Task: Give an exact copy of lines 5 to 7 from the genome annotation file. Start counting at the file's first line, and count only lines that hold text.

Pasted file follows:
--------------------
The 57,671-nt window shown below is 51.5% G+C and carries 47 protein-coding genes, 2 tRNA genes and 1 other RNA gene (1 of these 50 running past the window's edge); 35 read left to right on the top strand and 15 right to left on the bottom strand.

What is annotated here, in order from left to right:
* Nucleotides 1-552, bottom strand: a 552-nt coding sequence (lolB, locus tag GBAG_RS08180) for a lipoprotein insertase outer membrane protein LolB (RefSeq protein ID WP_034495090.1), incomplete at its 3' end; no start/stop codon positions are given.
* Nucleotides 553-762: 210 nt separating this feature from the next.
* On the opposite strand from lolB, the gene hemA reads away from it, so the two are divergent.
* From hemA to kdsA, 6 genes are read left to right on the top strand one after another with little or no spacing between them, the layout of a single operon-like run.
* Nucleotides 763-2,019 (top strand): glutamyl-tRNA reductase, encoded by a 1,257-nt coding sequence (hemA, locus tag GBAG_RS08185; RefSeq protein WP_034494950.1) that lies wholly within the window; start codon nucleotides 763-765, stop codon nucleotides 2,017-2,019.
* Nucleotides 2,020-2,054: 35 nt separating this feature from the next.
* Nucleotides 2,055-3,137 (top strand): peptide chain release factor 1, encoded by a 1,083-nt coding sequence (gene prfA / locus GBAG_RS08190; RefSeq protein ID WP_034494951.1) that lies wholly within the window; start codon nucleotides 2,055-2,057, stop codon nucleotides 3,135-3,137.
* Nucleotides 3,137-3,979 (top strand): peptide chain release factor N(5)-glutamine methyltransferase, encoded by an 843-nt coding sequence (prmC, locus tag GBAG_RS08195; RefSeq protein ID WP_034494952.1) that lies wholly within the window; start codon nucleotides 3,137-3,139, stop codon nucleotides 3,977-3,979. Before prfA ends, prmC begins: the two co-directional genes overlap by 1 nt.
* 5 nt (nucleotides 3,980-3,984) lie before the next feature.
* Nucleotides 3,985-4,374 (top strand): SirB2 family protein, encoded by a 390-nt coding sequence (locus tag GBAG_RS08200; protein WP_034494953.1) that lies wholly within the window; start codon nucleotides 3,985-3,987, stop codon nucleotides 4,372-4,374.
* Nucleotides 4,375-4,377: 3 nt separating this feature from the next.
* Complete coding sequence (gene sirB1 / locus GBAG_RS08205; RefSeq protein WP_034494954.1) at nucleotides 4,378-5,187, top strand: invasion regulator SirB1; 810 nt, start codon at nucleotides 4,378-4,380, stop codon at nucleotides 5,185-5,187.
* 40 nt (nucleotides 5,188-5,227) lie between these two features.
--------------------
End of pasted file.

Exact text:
* On the opposite strand from lolB, the gene hemA reads away from it, so the two are divergent.
* From hemA to kdsA, 6 genes are read left to right on the top strand one after another with little or no spacing between them, the layout of a single operon-like run.
* Nucleotides 763-2,019 (top strand): glutamyl-tRNA reductase, encoded by a 1,257-nt coding sequence (hemA, locus tag GBAG_RS08185; RefSeq protein WP_034494950.1) that lies wholly within the window; start codon nucleotides 763-765, stop codon nucleotides 2,017-2,019.